Ludka Zeilonka stepped off the elevator, clumped out into the carpeted hallway of the university art department’s suite, and headed towards her office. She stripped off her gloves and shoved them into her bag. Up ahead, the door to her office stood open. She frowned. Behind her in the open area of the suite, the assistant’s desk was unoccupied, lights off. No one else but the cleaners had a key, and their rounds were long over. It happened, she supposed, that they sometimes forgot to lock up.
As she got closer she heard a soft cough from her office. She stopped, then crept forward as quietly as she could, her spiked galoshes making tiny tearing noises each time she lifted them from the carpet. She stepped boldly into the doorway and there stood a man, looking out her window, and as he turned she experienced a terrible moment of disorientation, a floating sensation as if she had discarded the husk of her old body and was standing in another doorway in another time altogether, peering into the attic studio where she and Oskar had always met, because here before her was Oskar as she’d known him, here was Oskar at twenty-two. She closed her eyes to reset her mind but when she opened them he was still there, as solid as the desk between them.
“Oskar.” Her voice was reedy, broken.
The man took a step towards her.
“I’m Stanley Brozek. You have no idea how hard you were to track down. Oh, Christ, I’m sorry, are you passing out on me?”
He rushed around the desk and threw one arm around her back, just under her shoulder blade, the other under her elbow. He guided her into the desk chair, keeping a light hand on her shoulder. Ludka’s vision cleared and she stared at him, unabashedly looking him up and down.
He was older than twenty-two, she could see that now, probably closer to forty, a faint tinge of gray in his beard stubble and spiked through his chestnut hair. And heavier, of course, softer, because at twenty-two Oskar had been starving, like everyone else in Warsaw.She reached up and grasped his wrist, then took his warm hand in both of her own. Had he been closer, she would have laid a hand on his cheek. He was older than twenty-two, she could see that now, probably closer to forty, a faint tinge of gray in his beard stubble and spiked through his chestnut hair. And heavier, of course, softer, because at twenty-two Oskar had been starving, like everyone else in Warsaw. But this man standing before her was the proof she’d never stopped hoping she would find: Oskar had survived the war.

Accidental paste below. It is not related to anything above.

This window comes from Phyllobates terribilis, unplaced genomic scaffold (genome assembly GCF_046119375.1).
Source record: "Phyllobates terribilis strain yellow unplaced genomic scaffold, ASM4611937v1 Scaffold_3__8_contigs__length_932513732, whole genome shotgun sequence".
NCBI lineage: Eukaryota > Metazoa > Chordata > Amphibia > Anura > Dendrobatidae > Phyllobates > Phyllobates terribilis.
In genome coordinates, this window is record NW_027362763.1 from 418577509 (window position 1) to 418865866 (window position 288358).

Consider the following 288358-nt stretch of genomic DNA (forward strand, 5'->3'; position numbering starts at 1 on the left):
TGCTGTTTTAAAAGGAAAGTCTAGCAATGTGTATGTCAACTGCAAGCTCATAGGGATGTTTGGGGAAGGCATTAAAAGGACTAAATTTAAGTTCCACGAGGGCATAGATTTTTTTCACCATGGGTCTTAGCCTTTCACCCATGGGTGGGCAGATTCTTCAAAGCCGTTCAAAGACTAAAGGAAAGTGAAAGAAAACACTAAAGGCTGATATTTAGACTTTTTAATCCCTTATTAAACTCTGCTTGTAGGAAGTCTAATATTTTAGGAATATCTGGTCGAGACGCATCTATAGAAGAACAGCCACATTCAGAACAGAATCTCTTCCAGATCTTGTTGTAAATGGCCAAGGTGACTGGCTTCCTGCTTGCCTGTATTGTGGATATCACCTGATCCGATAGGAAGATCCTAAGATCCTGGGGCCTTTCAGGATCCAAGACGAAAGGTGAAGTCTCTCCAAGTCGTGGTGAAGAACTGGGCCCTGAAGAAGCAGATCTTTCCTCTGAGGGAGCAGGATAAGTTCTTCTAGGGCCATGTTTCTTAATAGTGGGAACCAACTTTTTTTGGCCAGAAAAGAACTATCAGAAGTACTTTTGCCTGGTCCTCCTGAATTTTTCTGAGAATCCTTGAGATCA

“They say I look like him, but I don’t know. ‘Oskar,’ as you call him, was my grandfather, Pawel Brozek.”
He slowly pulled his hand from hers. He reached behind her and retrieved a large cup of Dunkin’ Donuts coffee from the windowsill, then moved away to make himself at home in the other chair. A scarred, tan briefcase stood on the floor at his feet. He regarded her in much the way she was regarding him. Ludka, dizzy, realized she’d been holding her breath. She inhaled slowly through her nose, felt the air expand her lungs and belly, then slowly released it. She slumped a little in her chair, heavy with the sudden gravity of inevitability; despite impossible odds, she’d never stopped expecting to see Oskar again, and here now was a young man who had given her hope, a man who could dash that hope with a few simple words.
“Should I come back at a better time?”
“You don’t just resemble, Mr. Brozek. You are spitting image. Like a ghost. Like time evaporates.”
Stanley passed a hand over his mouth and chin, glanced out the window, then back at Ludka. He began to say something, and stopped. “Please, call me Stanley. And I’m afraid I don’t know how to address you. Professor?”
“Forgive old woman, Stanley. You are a bit of a shock. I am Ludka.”
Her heart was not calming down. Was, he’d said. Was my grandfather. She was grateful she’d not yet taken off her cape. The radiator under the window was just beginning to clank to life. Maybe she had misheard him, maybe he had said is.
She couldn’t go on. Sixty-four years she’d been wondering. If Oskar was alive, this young man was about to tell her where she might find him. If Oskar was… She closed her eyes. Her heart thudded in her ears.
“I was hoping you might tell me,” said Stanley. “He disappeared two years ago. Left all his stuff behind. We’re pretty sure he’s gone back to Poland, but we haven’t been able to track him down. Maybe you’ve heard from him?”
Ludka felt buoyed—he had lived a long life after all! Perhaps he was living it still, at eighty-six. She didn’t bother to ask how it was they hadn’t found him. Oskar knew how to disappear.
“Oskar I have not seen since 1945.”
Had Oskar searched for her, too, then, as they had promised? It had been impossible with nothing but their code names, a cautionary measure they employed within the resistance. How many times had she berated herself for not having asked his given name, or shared her own when she’d had the chance? Of course he wouldn’t have told her, and thank God for that. What they’d done to him in Pawiak Prison… she never could have held out.
“Oskar,” she whispered. “Oskar.”
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Copyright @2017 Joan Dempsey (published by She Writes Press).